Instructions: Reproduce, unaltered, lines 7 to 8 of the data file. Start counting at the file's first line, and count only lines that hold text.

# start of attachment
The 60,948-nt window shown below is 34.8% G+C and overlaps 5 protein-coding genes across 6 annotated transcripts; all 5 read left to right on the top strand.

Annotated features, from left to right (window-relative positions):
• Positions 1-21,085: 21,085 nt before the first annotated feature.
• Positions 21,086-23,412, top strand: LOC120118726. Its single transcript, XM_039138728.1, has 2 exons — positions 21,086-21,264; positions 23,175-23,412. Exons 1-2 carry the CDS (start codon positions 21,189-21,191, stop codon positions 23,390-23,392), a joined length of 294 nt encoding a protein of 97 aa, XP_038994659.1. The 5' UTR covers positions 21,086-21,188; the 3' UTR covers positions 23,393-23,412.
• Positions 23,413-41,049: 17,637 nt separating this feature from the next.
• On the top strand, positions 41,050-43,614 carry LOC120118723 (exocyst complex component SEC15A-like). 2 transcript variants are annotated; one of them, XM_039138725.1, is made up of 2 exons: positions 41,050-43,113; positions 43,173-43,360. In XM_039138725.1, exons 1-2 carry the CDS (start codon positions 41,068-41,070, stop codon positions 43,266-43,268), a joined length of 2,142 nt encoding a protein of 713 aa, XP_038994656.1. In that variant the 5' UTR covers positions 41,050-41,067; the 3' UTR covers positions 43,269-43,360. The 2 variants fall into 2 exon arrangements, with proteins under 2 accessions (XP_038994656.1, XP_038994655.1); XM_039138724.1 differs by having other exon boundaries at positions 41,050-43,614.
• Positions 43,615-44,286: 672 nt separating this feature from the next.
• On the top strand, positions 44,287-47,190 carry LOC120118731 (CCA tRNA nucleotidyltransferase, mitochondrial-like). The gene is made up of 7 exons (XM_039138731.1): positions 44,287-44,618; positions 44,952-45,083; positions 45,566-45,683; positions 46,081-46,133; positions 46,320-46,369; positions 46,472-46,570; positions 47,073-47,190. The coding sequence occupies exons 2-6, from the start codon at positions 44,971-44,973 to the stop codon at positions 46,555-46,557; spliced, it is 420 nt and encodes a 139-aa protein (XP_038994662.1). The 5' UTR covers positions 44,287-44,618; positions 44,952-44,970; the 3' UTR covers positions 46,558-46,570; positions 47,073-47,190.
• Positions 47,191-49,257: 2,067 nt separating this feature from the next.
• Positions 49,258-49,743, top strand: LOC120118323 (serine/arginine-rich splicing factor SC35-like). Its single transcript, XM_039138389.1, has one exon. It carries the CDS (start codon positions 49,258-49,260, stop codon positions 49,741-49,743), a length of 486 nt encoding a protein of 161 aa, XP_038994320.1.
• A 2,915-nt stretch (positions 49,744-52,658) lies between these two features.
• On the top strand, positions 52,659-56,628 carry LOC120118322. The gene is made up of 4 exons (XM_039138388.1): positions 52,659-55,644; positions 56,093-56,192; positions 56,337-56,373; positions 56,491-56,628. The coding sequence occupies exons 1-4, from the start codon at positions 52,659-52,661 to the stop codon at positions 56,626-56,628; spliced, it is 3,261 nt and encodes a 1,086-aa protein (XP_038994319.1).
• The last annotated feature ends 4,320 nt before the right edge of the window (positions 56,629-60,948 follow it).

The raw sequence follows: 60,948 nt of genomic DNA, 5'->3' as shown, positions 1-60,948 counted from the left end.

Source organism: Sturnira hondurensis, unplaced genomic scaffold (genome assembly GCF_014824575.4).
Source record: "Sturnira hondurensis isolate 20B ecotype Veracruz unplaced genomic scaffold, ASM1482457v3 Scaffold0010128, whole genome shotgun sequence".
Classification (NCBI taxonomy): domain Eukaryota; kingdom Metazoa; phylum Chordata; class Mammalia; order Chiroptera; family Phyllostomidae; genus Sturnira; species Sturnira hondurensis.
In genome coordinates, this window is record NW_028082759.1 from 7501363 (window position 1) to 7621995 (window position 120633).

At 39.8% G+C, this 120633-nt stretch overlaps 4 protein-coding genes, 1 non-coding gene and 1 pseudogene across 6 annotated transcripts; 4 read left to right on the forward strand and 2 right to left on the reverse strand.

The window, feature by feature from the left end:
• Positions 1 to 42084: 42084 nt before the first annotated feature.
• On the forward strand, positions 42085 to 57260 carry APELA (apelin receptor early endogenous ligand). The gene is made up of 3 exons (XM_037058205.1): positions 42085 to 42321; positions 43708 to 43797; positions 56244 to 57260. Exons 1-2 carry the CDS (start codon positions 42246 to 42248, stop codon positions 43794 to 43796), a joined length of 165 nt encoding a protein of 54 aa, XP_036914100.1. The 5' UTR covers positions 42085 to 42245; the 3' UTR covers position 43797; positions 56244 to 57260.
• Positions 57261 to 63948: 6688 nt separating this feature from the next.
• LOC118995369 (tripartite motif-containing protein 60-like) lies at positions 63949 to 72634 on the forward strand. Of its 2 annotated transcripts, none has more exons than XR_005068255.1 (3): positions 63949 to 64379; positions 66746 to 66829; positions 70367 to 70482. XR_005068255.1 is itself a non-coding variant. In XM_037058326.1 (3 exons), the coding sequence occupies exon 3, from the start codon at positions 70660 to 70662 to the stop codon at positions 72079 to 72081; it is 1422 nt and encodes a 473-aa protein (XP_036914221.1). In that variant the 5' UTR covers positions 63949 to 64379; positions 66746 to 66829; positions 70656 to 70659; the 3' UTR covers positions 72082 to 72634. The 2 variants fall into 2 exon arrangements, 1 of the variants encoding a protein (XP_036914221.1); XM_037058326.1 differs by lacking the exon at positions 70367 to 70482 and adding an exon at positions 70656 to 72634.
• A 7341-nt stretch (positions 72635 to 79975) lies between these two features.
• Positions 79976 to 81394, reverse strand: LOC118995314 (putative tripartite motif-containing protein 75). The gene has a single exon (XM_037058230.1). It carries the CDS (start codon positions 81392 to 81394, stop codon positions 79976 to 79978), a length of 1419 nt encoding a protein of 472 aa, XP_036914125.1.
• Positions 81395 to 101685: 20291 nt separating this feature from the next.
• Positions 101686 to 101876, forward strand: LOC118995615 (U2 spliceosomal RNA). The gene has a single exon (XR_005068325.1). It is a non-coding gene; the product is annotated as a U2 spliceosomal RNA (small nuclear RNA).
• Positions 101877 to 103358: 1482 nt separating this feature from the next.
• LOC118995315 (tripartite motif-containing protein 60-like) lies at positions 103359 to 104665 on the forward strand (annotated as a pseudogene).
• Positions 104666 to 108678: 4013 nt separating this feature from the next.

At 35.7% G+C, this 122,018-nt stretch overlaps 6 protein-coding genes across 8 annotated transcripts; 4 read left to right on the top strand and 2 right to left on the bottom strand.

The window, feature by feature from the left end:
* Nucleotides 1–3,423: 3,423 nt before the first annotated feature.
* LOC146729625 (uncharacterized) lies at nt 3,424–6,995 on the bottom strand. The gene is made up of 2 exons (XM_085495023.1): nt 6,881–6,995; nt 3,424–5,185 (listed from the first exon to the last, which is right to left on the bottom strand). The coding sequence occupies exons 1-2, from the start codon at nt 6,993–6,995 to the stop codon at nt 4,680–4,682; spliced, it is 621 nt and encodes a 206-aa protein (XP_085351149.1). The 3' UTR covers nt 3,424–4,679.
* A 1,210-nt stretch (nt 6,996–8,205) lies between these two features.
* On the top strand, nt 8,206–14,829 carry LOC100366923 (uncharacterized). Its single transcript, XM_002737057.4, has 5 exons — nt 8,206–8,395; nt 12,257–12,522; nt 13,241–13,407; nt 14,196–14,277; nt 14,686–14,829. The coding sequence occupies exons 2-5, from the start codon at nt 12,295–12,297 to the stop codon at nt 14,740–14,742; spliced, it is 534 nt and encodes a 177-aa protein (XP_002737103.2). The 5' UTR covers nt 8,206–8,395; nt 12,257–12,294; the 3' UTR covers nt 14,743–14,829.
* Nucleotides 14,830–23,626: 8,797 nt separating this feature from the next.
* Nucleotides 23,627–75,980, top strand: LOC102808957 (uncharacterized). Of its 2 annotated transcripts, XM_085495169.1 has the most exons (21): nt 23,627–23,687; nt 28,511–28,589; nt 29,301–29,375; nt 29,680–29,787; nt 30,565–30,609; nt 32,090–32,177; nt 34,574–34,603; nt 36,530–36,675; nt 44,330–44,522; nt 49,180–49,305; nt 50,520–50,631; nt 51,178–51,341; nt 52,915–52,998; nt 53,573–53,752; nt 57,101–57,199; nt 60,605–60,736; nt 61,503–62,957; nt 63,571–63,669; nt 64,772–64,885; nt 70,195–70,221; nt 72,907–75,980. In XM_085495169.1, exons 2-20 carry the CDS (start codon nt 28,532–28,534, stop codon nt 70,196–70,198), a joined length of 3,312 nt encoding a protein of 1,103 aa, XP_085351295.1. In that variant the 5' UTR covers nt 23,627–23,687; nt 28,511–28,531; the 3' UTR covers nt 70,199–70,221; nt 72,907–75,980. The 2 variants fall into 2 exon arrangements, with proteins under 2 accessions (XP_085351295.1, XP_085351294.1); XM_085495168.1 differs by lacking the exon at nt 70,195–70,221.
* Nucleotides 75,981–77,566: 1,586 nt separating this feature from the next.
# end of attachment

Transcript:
• Positions 43,615-44,286: 672 nt separating this feature from the next.
• On the top strand, positions 44,287-47,190 carry LOC120118731 (CCA tRNA nucleotidyltransferase, mitochondrial-like). The gene is made up of 7 exons (XM_039138731.1): positions 44,287-44,618; positions 44,952-45,083; positions 45,566-45,683; positions 46,081-46,133; positions 46,320-46,369; positions 46,472-46,570; positions 47,073-47,190. The coding sequence occupies exons 2-6, from the start codon at positions 44,971-44,973 to the stop codon at positions 46,555-46,557; spliced, it is 420 nt and encodes a 139-aa protein (XP_038994662.1). The 5' UTR covers positions 44,287-44,618; positions 44,952-44,970; the 3' UTR covers positions 46,558-46,570; positions 47,073-47,190.